PPS school hours in limbo without agreement in principle with the union


Portland public school elementary students. (Beth Conyers, Portland Public Schools)

PORTLAND, Ore. (PORTLAND TRIBUNE) – Schedule changes likely to affect K-12 grades in Portland public schools in January have yet to be determined.

Despite weeks of negotiations and discussions between the school district and its teachers’ union, the two sides have yet to agree on a new weekly schedule that would give educators more time for critical planning and collaboration without reducing too many hours of in-person learning from students.

Negotiations began in late November and continued on Thursday, December 16, extending through Friday, December 17. The school district and the Portland Association of Teachers had hoped to reach an agreement before the winter break.

“Although we have made significant progress in our conversations to provide a strong educational experience during a difficult year for our students, we have not reached a tentative agreement with the union,” a statement from the union said. Portland Public Schools released Friday night.

During negotiations on Friday, the teachers’ union and school district discussed a proposal for a weekly one-hour early release day for all K-8 students, starting Jan. 31. If this proposal went ahead, schools would not see more than three. release days per month. The same proposal called for a flexible period twice a week for high school students, where students would have an hour of integrated study or tutoring, giving teachers time to catch up while providing one-on-one or one-to-one instruction to those who needs further help in a certain subject.

The ongoing discussions between PPS and its educators have been tense. Teachers say they are under unprecedented workloads due to the loss of learning and socialization among students. Students in the same year are at a wide variety of academic levels, which requires more time to plan and find an appropriate curriculum to bring all students up to standard.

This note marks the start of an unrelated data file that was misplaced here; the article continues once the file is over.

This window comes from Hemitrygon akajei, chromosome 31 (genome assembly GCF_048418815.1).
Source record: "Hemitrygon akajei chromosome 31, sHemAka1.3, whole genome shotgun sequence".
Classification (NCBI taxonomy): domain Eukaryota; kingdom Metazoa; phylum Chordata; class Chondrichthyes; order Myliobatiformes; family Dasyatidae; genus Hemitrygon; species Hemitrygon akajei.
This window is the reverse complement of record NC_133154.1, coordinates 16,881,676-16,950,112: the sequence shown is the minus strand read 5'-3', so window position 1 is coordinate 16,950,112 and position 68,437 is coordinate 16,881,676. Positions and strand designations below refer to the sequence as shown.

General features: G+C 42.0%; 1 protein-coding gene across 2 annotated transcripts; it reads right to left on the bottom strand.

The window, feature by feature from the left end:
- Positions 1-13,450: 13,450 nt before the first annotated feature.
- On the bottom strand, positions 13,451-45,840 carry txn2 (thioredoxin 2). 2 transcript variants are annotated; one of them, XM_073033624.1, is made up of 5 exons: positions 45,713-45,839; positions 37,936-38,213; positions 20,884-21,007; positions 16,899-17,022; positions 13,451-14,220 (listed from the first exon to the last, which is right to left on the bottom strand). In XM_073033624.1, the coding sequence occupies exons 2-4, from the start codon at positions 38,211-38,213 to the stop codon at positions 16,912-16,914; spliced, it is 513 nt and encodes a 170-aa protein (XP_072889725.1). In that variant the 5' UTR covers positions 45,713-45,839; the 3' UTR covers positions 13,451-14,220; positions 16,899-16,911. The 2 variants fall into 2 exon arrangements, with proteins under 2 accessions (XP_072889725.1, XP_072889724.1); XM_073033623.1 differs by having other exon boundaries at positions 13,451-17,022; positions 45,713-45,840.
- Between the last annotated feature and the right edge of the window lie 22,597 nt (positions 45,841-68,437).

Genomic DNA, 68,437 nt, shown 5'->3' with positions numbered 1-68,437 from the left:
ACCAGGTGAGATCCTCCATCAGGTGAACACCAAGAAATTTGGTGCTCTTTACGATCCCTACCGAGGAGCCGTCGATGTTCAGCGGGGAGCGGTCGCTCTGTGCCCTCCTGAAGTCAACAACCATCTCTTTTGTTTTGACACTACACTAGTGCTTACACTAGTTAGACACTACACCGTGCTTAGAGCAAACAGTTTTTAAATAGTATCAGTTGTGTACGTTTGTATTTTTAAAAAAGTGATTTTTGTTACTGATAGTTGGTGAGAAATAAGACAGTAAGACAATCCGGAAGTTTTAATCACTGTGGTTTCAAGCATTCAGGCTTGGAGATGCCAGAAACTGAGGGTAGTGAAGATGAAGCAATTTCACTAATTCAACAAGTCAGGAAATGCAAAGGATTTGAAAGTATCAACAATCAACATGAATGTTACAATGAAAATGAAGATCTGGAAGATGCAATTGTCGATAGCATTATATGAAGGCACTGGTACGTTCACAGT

“Elementary teachers teach several subjects, five or six times a day,” said Emily Markewitz, a member of the union bargaining team, on Thursday. “Each of these subjects has several groups of students who need different interventions. We seek timely ways to meet the needs of our students.

Portland Tribune and its parent company, Pamplin Media Group, are news partners of KOIN 6.

Union representatives say demands for extra planning time for teachers are on par with what neighboring districts are already providing for their employees.

Teachers say the challenges are forcing many educators to leave the profession, which could exacerbate existing staff shortages in the district. Union representatives said many teachers approached them asking how to take an extended period of leave or quit altogether.

Steve Lancaster, chairman of the PAT negotiating team, criticized the district’s alternative timetable proposals as inadequate, comparing them to “the reorganization of the lounge chairs on the Titanic”.

School leaders say teachers aren’t the only ones feeling stressed. They said any schedule changes would put a strain on families who may need to find short-term child care services, if schedule changes are enacted in January.

“We have all experienced trauma, especially our students,” said Jonathan Garcia, PPS chief of staff, on Thursday. We have experienced the complexity of human emotions. As you all know, we all experience burnout. We live in a state of the unknown. … We also know that we need consistency.

The PPS said its administrative team had offered to meet with the union again on Monday, December 20, but Friday evening no follow-up meeting was scheduled.

“We hope that we can come to a common understanding with the union that balances the need for teachers to prepare with school-going students,” the district statement added.


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